Doing the right thing - the Adnams way

Andy Wood, chief executive of Adnams.

Andy Wood, chief executive of Adnams. - Credit: Jason Bye

Responsible Business Week, which runs from April 20 to 26, is an initiative by Business in the Community to highlight the positive contribution being made by businesses to the environment, their local communities and society in general. Among the firms well-known in the eastern region for helping to set the responsible business agenda is Southwold-based Adnams. Here, chief executive Andy Wood explains the company’s approach to ‘doing the right thing’.

At the turn of the current century, Southwold-based Adnams embarked upon a review which was to result in the company adopting a new values-led strategy.

Andy Wood, who joined Adnams in 1994 and has been chief executive since 2010, was involved in the process from the outset, being appointed to the board as sales and marketing director in 2000 before becoming managing director in 2006.

“We looked at the market from a strategic perspective and had a dialogue at board level, asking how we were going to compete as a mid-sized business in a very crowded and extremely competitive marketplace,” he says.

“We felt we had to tap into the collective brainpower and wisdom of our employees. One of the ways to achieve that sort of engagement was to be very clear about the values that the business holds dear. In essence they are a set of social and environmental guiding principles.”

Mr Wood says the company’s values can be summarised as involving “people, planet and shared prosperity”. An early area of focus was the environment, involving major investment in new infrastructure including a state-of-the-art distribution centre, completed in 2006, and a full refit of its brewery, carried out the following year.

“The distributuion centre was built seven and a half metres down in a disused gravel workings,” says Mr Wood. “The walls are made out of lime hemp block, it has an acre and a half of living roof, it recycles its rain water, it needs no artificial heating or cooling in the main warehouse and it saves the business lots of money on energy bills.”

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The new brewery focused on energy usage and heat retention. “It has got our water use as a brewery down considerably,” says Mr Wood. “Where the average pints of water used to make a pint of beer in the beer industry might be six to eight pints, we’re doing it with something like 3.1 pints.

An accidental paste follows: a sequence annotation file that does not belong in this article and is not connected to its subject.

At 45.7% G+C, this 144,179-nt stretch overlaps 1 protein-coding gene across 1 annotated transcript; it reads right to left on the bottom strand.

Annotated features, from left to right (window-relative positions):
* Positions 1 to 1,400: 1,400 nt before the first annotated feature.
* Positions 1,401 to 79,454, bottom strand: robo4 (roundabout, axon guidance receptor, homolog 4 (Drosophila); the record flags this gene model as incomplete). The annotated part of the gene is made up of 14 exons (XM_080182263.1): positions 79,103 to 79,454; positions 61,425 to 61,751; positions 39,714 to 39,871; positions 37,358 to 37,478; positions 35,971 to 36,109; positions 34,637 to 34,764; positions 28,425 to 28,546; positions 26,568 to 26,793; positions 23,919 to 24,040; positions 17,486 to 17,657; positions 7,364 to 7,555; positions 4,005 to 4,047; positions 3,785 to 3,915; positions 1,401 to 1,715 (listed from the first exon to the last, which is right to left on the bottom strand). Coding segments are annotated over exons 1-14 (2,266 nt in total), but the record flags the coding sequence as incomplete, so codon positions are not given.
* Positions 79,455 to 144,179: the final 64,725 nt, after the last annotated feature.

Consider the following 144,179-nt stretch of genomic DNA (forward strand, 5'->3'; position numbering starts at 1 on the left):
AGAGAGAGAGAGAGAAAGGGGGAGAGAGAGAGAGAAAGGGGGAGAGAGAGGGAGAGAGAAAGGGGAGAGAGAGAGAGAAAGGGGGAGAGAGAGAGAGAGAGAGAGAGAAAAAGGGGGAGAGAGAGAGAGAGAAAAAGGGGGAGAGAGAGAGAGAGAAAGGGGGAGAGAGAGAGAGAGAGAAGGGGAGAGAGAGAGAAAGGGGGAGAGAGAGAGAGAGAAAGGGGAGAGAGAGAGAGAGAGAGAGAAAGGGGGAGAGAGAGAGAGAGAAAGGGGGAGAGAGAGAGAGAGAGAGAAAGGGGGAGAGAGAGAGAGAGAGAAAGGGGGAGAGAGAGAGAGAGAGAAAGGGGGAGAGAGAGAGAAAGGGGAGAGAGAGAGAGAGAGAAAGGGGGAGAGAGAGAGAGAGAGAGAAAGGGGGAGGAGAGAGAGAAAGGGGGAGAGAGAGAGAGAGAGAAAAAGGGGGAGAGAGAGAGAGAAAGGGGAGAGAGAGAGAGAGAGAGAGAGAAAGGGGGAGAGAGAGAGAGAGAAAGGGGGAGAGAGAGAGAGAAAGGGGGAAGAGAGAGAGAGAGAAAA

“Those investments were and continue to be ways for us to demonstrate to our employees and wider group of stakeholders that these things really matter to us.

“Of course we had to do a thorough investment appraisal, we had to make sure that the assets we were buying were fit for purpose, but we also ran them through this further filter of our social and environmental values.”

However, Adnams’ approach to responsibility in business is by no means restricted to “green” issues. For example, it aims to forge strong links with the local communities in which is operates, not least through the Adnams Charity, which was founded as long ago as 1990 and receives a percentage of the company’s annual profits to fund grants to worthy causes within a 25-mile radius of Southwold. The company also supports the annual Southwold 10K Run and has “adopted” a section of beach which volunteer staff keep tidy through litter-picks.

Within its business, Adnams has worked to address the issue of diversity, notably in the area of gender balance with its focus extending from first line supervisors up to board room level. “Our perspective is that this will improve and strengthen our business,” says Mr Wood. “If we’re looking to serve diverse customer groups, we need to make sure that their views are taken into account.”

Adnams is also involved promoting public health. “As an alcohol producer, we are delighted when people buy and use our products, which can help conversation and conviviality,” says Mr Wood. “We also recognise that, overused, our products can cause harm, both to the individual, and to society at large.

“Obviously we have policies and procedures in place for our own workforce around the use of alcohol and where they can go to get support if they become concerned about their usage. We also have members of my team who’ve been involved with Business Action on Public Health with Business in the Community.”

Mr Wood is a member, and former chairman, of the Business in the Community advisory board in the eastern region and was last year also named as The Prince’s Ambassador for the East of England.

He adds: “Our long term vision is to build a business that is known for doing the right thing, for fair dealing, for the quality of its products and its services, and that is an exemplar in the markets it chooses to operate in.

“We want everybody who comes into contact with us to be enriched by that experience.”